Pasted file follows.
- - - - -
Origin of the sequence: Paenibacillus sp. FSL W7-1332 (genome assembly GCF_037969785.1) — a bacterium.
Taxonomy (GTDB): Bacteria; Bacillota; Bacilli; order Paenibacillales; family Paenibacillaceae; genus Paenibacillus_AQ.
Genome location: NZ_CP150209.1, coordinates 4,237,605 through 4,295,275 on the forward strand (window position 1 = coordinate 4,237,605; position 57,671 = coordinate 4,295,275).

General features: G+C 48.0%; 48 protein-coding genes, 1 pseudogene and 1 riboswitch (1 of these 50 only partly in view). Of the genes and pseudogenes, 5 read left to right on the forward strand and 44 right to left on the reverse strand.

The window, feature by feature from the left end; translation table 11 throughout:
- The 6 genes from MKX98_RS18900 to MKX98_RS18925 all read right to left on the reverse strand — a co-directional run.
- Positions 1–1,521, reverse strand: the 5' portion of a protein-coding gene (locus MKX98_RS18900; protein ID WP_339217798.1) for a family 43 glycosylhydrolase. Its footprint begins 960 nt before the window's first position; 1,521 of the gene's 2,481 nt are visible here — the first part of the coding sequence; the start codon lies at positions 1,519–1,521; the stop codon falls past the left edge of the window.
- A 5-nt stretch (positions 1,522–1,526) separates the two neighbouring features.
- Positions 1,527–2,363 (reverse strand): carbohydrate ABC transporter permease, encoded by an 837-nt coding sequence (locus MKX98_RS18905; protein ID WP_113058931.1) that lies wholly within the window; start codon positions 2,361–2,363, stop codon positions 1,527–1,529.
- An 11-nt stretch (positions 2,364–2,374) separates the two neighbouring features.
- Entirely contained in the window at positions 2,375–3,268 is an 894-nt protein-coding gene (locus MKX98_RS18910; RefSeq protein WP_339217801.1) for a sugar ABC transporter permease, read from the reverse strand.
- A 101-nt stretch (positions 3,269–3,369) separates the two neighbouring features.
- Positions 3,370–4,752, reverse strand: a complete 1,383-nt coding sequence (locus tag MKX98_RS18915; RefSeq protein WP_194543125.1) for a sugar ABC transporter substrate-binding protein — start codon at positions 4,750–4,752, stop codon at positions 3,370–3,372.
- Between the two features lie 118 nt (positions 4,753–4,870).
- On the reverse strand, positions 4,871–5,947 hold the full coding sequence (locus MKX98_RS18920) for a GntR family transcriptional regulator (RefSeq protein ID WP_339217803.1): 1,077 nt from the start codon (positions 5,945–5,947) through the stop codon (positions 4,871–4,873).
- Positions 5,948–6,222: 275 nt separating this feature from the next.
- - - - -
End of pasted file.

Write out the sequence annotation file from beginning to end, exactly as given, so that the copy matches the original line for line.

Origin of the sequence: Paenibacillus sp. FSL W7-1332 (genome assembly GCF_037969785.1) — a bacterium.
Taxonomy (GTDB): Bacteria; Bacillota; Bacilli; order Paenibacillales; family Paenibacillaceae; genus Paenibacillus_AQ.
Genome location: NZ_CP150209.1, coordinates 4,237,605 through 4,295,275 on the forward strand (window position 1 = coordinate 4,237,605; position 57,671 = coordinate 4,295,275).

General features: G+C 48.0%; 48 protein-coding genes, 1 pseudogene and 1 riboswitch (1 of these 50 only partly in view). Of the genes and pseudogenes, 5 read left to right on the forward strand and 44 right to left on the reverse strand.

The window, feature by feature from the left end; translation table 11 throughout:
- The 6 genes from MKX98_RS18900 to MKX98_RS18925 all read right to left on the reverse strand — a co-directional run.
- Positions 1–1,521, reverse strand: the 5' portion of a protein-coding gene (locus MKX98_RS18900; protein ID WP_339217798.1) for a family 43 glycosylhydrolase. Its footprint begins 960 nt before the window's first position; 1,521 of the gene's 2,481 nt are visible here — the first part of the coding sequence; the start codon lies at positions 1,519–1,521; the stop codon falls past the left edge of the window.
- A 5-nt stretch (positions 1,522–1,526) separates the two neighbouring features.
- Positions 1,527–2,363 (reverse strand): carbohydrate ABC transporter permease, encoded by an 837-nt coding sequence (locus MKX98_RS18905; protein ID WP_113058931.1) that lies wholly within the window; start codon positions 2,361–2,363, stop codon positions 1,527–1,529.
- An 11-nt stretch (positions 2,364–2,374) separates the two neighbouring features.
- Entirely contained in the window at positions 2,375–3,268 is an 894-nt protein-coding gene (locus MKX98_RS18910; RefSeq protein WP_339217801.1) for a sugar ABC transporter permease, read from the reverse strand.
- A 101-nt stretch (positions 3,269–3,369) separates the two neighbouring features.
- Positions 3,370–4,752, reverse strand: a complete 1,383-nt coding sequence (locus tag MKX98_RS18915; RefSeq protein WP_194543125.1) for a sugar ABC transporter substrate-binding protein — start codon at positions 4,750–4,752, stop codon at positions 3,370–3,372.
- Between the two features lie 118 nt (positions 4,753–4,870).
- On the reverse strand, positions 4,871–5,947 hold the full coding sequence (locus MKX98_RS18920) for a GntR family transcriptional regulator (RefSeq protein ID WP_339217803.1): 1,077 nt from the start codon (positions 5,945–5,947) through the stop codon (positions 4,871–4,873).
- Positions 5,948–6,222: 275 nt separating this feature from the next.